Johnson thrives on the threat of the bouncer
Mitchell Johnson's performance on the third day at Adelaide Oval will live long in the memory, but Greg Baum writes in the Sunday Age that it should not be remembered solely as a "blood-on-the-pitch" spell.
Yet it is too simple to dwell on Johnson's powers of intimidation. Englishman RC Robertson-Glasgow once wrote of Don Bradman: "Poetry and murder lived in him together." All seven Johnson wickets here were from full-pitched balls. Four were bowled, two caught behind the wicket and one was lbw, the first and only of the series. He did not spare the bouncer, but the threat of it did more damage than the actuality.
Andy Wilson in the Observer considers the way Johnson has bounced back from the cutting and cruel mockery he received from the Barmy Army in previous Ashes.
But there is also the fact that he seems such a thoroughly good bloke. Perhaps not when he's at the top of his run with the ball in his hand, or snarling at Jimmy Anderson after dismissing him for a golden duck. But Johnson was affable, engaging company as he waited for a couple of coffees at the stall behind the Sir Donald Bradman Stand after Australia's net session on Wednesday morning. The express bowler really did order a double espresso, honest, and didn't blink an eye when the teenage girl behind the counter, surely one of the few who has remained unaware of the most recognisable moustache in the land, asked what name she should shout out when it was ready.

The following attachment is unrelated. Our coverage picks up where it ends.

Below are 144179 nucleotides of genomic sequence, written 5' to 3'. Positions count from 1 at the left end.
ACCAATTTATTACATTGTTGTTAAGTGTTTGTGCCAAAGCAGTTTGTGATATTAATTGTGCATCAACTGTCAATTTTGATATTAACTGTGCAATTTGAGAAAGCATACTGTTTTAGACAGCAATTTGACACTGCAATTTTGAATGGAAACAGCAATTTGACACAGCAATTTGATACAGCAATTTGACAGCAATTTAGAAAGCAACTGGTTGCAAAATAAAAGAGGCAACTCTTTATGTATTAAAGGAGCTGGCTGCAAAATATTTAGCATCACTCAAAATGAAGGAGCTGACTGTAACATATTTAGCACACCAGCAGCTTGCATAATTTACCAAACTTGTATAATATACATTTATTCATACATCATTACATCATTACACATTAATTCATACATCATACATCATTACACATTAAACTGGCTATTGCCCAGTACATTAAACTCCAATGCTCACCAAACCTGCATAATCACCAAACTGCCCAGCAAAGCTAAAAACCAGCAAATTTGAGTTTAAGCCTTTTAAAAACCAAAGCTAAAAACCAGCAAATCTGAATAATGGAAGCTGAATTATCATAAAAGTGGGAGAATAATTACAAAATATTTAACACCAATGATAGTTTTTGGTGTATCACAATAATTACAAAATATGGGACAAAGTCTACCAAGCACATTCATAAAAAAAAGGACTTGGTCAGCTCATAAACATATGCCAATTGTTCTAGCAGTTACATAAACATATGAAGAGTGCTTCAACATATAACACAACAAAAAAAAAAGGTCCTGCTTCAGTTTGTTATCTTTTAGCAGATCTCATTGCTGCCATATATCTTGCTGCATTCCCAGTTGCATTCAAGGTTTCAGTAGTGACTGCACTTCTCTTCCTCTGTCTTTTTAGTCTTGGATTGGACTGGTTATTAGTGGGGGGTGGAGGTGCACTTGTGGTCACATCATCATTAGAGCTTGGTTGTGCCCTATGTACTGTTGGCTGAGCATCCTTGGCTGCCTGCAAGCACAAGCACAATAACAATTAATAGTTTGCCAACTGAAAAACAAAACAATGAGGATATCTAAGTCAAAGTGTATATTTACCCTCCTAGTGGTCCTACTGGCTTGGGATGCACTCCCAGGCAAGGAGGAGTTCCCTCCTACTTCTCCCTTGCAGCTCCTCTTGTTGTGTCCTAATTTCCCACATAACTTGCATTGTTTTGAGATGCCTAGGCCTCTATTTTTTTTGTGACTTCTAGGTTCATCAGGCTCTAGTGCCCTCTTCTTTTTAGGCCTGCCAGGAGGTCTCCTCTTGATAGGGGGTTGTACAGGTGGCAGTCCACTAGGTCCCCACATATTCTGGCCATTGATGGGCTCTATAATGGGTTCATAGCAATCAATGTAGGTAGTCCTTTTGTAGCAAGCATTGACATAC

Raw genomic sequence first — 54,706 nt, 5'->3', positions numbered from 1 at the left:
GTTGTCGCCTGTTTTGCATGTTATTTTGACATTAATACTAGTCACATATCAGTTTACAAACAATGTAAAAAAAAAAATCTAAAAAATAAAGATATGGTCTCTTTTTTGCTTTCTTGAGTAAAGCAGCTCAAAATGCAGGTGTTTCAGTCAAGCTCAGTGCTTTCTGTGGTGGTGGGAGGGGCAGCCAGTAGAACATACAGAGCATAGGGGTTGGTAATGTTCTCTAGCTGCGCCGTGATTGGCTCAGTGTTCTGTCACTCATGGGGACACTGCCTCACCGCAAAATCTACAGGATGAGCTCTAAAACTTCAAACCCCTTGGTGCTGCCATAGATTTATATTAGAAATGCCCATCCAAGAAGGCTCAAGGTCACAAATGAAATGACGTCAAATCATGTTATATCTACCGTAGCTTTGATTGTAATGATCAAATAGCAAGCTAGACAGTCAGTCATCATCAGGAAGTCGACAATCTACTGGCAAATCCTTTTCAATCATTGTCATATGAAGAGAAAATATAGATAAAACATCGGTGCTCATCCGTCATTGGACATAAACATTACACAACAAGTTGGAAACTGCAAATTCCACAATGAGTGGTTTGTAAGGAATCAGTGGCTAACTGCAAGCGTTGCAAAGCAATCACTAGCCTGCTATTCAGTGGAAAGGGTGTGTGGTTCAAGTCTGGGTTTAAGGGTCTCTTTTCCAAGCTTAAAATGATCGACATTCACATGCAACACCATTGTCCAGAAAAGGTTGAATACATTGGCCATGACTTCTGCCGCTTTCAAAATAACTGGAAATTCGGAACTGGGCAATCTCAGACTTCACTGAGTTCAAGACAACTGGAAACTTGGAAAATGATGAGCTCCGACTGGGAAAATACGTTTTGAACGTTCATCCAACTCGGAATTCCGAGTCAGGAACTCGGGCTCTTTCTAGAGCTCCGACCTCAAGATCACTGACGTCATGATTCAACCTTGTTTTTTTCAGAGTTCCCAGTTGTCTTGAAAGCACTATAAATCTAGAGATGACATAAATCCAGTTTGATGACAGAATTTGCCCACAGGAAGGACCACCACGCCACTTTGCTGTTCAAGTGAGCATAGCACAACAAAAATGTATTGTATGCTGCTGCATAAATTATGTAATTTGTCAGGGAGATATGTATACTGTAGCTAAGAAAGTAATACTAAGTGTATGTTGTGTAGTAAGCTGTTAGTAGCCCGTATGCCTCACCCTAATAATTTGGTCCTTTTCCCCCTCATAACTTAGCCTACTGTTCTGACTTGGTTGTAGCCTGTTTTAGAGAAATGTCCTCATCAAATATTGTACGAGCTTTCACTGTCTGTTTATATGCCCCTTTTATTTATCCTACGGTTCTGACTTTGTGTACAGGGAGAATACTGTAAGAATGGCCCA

In the Sun-Herald, Malcolm Knox argues that England's capitulation has been all the more disappointing because they have played so far below their potential.
There have been substandard England teams before, but none quite like this since 1958-59, when a team of champions came to Australia and lost 4-0. The teams that lost eight Ashes series between 1989 and 2003 generally played to the limit of what their abilities and the overwhelming talents of their Australian opponents allowed them. This time it's different: these English players are substantial Test cricketers who recently defeated Australia 3-0 and have glittering records. It is hard to think of any team that has performed so far beneath its potential. It is nowhere near the worst team to leave England, but unless the players can turn this around, it will be one of the worst to leave Australia.
And Stephen Brenkley in the Independent on Sunday suggests that this England outfit appears to be finished as a force.
There are few able replacements, none proven and, bizarrely, most of the batsmen may have to survive. Matt Prior and Graeme Swann may fear the knock on the door from the selector, but dropping them would be no kind of answer. Doing nothing, however, in the wake of what is likely to be two heavy defeats is not an option in big-time cricket if credibility is to be preserved.